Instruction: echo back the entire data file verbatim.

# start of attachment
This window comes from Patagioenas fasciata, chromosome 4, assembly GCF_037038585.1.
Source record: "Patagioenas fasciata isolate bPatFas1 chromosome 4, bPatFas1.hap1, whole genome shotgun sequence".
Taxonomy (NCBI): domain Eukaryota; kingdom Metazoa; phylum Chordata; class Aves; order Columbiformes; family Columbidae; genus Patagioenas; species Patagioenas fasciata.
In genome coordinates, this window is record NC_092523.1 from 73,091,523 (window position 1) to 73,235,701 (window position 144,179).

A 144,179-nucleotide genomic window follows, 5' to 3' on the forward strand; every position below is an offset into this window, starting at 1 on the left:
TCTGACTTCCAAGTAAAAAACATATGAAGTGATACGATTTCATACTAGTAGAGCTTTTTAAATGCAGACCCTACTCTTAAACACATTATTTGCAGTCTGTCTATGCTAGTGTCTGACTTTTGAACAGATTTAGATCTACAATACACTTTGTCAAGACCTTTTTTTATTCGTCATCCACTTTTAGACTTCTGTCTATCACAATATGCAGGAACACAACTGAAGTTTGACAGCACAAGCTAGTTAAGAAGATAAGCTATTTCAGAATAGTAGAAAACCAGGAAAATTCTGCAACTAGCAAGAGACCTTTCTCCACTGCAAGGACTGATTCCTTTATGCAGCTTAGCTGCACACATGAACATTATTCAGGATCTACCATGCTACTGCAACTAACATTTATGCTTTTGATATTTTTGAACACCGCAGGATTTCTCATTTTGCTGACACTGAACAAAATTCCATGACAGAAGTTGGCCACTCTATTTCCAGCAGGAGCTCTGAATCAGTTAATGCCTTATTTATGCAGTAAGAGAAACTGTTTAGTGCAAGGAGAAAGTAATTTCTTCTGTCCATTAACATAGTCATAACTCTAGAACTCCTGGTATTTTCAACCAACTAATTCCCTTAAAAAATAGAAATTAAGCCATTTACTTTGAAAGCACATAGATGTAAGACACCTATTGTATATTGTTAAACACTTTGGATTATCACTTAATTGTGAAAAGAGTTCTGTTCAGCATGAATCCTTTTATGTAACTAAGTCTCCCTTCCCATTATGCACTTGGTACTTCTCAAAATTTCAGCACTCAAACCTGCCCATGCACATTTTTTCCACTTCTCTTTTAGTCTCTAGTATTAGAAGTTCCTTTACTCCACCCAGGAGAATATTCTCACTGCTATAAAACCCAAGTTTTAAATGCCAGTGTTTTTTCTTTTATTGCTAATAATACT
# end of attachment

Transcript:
This window comes from Patagioenas fasciata, chromosome 4, assembly GCF_037038585.1.
Source record: "Patagioenas fasciata isolate bPatFas1 chromosome 4, bPatFas1.hap1, whole genome shotgun sequence".
Taxonomy (NCBI): domain Eukaryota; kingdom Metazoa; phylum Chordata; class Aves; order Columbiformes; family Columbidae; genus Patagioenas; species Patagioenas fasciata.
In genome coordinates, this window is record NC_092523.1 from 73,091,523 (window position 1) to 73,235,701 (window position 144,179).

A 144,179-nucleotide genomic window follows, 5' to 3' on the forward strand; every position below is an offset into this window, starting at 1 on the left:
TCTGACTTCCAAGTAAAAAACATATGAAGTGATACGATTTCATACTAGTAGAGCTTTTTAAATGCAGACCCTACTCTTAAACACATTATTTGCAGTCTGTCTATGCTAGTGTCTGACTTTTGAACAGATTTAGATCTACAATACACTTTGTCAAGACCTTTTTTTATTCGTCATCCACTTTTAGACTTCTGTCTATCACAATATGCAGGAACACAACTGAAGTTTGACAGCACAAGCTAGTTAAGAAGATAAGCTATTTCAGAATAGTAGAAAACCAGGAAAATTCTGCAACTAGCAAGAGACCTTTCTCCACTGCAAGGACTGATTCCTTTATGCAGCTTAGCTGCACACATGAACATTATTCAGGATCTACCATGCTACTGCAACTAACATTTATGCTTTTGATATTTTTGAACACCGCAGGATTTCTCATTTTGCTGACACTGAACAAAATTCCATGACAGAAGTTGGCCACTCTATTTCCAGCAGGAGCTCTGAATCAGTTAATGCCTTATTTATGCAGTAAGAGAAACTGTTTAGTGCAAGGAGAAAGTAATTTCTTCTGTCCATTAACATAGTCATAACTCTAGAACTCCTGGTATTTTCAACCAACTAATTCCCTTAAAAAATAGAAATTAAGCCATTTACTTTGAAAGCACATAGATGTAAGACACCTATTGTATATTGTTAAACACTTTGGATTATCACTTAATTGTGAAAAGAGTTCTGTTCAGCATGAATCCTTTTATGTAACTAAGTCTCCCTTCCCATTATGCACTTGGTACTTCTCAAAATTTCAGCACTCAAACCTGCCCATGCACATTTTTTCCACTTCTCTTTTAGTCTCTAGTATTAGAAGTTCCTTTACTCCACCCAGGAGAATATTCTCACTGCTATAAAACCCAAGTTTTAAATGCCAGTGTTTTTTCTTTTATTGCTAATAATACT